New Vermont tax code to focus on fraud prevention

 MONTPELIER — Last week, the Vermont Department of Taxes and the IRS began accepting tax returns for the 2016 tax year. There are a few changes the department would like taxpayers to know about. The department continues to experience a rise in attempted tax refund fraud, an alarming trend that mirrors what is happening in other states and at the federal level. State revenue departments and the IRS are implementing procedures to help protect the taxpayer’s money. Vermont taxpayers will be asked to provide a Vermont driver’s license or state-issued identification card number when filing.

What’s the best way to make extra money?

 “Ask Brianna” is a Q&A column from NerdWallet for 20-somethings or anyone else starting out. I’m here to help you manage your money, find a job and pay off student loans — all the real-world stuff no one taught us how to do in college. Send your questions about postgrad life to Q: I’d love to earn some extra cash in addition to what I make at my 9-to-5 job, but I’m not sure where to start. Any ideas?

Espresso Bueno owner Elizabeth Manriquez, foreground, and her daughter, Elysia, work the counter recently at the Barre coffee shop that is celebrating its tenth year in business and its position on Main Street as a downtown meeting place. Stefan Hard / Staff Photo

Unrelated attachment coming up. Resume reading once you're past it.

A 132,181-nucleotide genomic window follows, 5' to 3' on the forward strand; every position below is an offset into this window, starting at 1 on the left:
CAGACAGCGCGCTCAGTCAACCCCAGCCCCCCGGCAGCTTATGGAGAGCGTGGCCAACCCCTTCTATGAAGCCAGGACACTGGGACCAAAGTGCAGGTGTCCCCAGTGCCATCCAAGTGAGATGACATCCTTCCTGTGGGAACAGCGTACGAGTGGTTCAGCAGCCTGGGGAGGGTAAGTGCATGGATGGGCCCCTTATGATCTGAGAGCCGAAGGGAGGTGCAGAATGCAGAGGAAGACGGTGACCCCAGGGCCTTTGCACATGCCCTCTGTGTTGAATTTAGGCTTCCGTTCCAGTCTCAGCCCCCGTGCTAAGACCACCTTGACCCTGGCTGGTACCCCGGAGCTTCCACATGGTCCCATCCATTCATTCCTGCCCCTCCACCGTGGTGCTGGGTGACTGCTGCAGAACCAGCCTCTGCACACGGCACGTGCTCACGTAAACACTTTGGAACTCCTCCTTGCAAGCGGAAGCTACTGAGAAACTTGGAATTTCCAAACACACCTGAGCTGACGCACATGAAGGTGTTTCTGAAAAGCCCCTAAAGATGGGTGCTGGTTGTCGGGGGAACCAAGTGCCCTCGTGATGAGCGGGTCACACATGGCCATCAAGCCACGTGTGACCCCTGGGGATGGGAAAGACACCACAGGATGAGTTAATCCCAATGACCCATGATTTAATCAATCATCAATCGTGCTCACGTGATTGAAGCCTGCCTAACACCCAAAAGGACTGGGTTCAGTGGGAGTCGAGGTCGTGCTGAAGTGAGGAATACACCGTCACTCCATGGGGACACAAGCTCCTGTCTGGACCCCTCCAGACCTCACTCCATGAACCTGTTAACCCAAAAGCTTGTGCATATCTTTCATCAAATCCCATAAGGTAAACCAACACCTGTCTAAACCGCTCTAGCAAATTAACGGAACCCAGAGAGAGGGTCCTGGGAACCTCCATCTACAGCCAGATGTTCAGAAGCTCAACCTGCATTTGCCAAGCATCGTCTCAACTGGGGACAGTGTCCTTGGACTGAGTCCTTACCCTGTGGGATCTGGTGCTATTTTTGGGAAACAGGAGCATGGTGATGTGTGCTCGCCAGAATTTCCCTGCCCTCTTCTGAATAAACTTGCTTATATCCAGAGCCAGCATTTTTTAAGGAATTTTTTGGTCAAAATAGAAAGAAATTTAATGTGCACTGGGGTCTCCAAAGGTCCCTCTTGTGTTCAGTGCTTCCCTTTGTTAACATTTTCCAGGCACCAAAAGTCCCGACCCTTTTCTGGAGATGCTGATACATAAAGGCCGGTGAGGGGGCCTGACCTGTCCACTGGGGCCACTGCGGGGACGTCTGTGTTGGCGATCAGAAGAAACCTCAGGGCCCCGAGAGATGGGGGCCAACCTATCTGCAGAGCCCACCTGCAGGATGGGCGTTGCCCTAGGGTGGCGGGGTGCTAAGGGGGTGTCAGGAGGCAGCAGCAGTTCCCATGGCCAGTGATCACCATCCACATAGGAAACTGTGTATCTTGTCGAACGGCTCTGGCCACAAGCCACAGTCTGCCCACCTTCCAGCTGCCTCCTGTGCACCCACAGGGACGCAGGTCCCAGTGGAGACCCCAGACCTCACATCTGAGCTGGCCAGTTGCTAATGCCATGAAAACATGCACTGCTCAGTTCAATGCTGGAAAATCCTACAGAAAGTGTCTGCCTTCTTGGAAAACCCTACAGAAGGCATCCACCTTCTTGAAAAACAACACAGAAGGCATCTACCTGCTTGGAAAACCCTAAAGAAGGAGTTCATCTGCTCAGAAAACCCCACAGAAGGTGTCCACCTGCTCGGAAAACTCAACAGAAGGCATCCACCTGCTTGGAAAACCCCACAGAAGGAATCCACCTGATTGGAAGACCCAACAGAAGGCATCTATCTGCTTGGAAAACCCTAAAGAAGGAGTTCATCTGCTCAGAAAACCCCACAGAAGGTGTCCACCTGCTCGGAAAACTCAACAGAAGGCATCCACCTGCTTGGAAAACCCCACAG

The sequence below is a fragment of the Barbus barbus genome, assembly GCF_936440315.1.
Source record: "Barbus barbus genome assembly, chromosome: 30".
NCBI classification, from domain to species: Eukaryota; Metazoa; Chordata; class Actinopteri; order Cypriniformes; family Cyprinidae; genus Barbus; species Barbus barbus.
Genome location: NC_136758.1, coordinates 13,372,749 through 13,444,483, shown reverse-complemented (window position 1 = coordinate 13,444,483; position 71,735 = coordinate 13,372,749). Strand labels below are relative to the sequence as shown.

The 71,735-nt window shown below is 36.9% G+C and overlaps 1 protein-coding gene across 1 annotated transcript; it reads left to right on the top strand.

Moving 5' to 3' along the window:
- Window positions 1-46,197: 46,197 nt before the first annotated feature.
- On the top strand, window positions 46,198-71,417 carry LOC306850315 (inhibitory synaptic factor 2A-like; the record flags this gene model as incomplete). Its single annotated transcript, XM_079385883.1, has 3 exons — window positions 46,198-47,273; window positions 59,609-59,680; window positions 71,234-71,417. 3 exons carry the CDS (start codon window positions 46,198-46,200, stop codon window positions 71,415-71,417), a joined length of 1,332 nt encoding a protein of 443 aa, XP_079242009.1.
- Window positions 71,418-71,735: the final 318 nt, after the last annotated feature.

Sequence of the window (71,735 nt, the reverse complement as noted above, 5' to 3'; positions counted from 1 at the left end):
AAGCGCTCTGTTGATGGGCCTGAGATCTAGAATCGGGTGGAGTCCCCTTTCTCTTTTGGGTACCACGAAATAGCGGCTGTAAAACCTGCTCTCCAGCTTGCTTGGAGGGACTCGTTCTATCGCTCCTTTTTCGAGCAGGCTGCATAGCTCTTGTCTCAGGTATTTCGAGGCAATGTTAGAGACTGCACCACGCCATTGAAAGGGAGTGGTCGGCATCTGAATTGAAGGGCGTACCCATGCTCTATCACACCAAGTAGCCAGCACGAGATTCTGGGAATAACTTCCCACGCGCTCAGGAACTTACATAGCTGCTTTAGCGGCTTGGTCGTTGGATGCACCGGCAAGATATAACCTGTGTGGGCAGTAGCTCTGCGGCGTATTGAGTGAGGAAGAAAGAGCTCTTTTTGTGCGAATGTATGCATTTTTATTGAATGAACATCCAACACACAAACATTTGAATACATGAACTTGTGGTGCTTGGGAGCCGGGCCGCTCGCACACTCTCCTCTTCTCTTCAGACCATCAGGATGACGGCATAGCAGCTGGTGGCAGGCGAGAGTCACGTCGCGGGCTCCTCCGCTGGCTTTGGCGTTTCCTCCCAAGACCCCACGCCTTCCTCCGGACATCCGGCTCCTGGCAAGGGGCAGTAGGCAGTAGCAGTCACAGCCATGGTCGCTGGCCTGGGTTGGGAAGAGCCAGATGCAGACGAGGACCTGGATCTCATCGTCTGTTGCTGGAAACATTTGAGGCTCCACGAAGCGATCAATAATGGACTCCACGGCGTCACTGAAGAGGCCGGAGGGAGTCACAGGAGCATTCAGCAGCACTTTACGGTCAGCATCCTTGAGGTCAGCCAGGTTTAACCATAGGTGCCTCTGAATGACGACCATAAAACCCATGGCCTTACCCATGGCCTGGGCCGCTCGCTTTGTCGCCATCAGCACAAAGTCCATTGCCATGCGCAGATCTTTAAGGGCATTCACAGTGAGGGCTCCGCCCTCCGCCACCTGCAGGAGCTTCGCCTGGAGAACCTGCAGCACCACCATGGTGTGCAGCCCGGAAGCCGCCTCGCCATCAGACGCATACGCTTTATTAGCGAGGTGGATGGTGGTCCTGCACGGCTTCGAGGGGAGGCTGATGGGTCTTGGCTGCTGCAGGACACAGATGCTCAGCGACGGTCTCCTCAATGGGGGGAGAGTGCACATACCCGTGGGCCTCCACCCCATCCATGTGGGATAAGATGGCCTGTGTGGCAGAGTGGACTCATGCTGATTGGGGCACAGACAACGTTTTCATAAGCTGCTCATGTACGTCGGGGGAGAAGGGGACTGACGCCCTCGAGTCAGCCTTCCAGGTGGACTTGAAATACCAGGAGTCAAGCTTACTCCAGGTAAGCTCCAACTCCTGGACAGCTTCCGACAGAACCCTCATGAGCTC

Community in a cup


Across Vermont, independent coffee shops and roasters are brewing up something special. But what is it about a local coffee shop that gets their customers to go out for coffee rather than stay home and brew their own? Coffee is more than just a drink, it’s an experience — it’s something happening, from a daily ritual to an element of culture shared within communities. “Coffee culture is really coming to the forefront here in Vermont. If change is going to happen within a community, it’s going to happen over a cup of coffee,” said Elizabeth Manriquez, owner of Espresso Bueno in Barre.

Photo courtesy of Northeast Energy Efficiency Partnerships

A small efficiency experiment with big results

At Efficiency Vermont we are always looking for new ways to help our customers save energy. Two years ago we started considering how we could work with businesses to help them save big by cutting their energy use in half. We had a lot of questions: Would businesses be interested? Would our customers be willing to rise to the challenge? Would the projects be economically viable?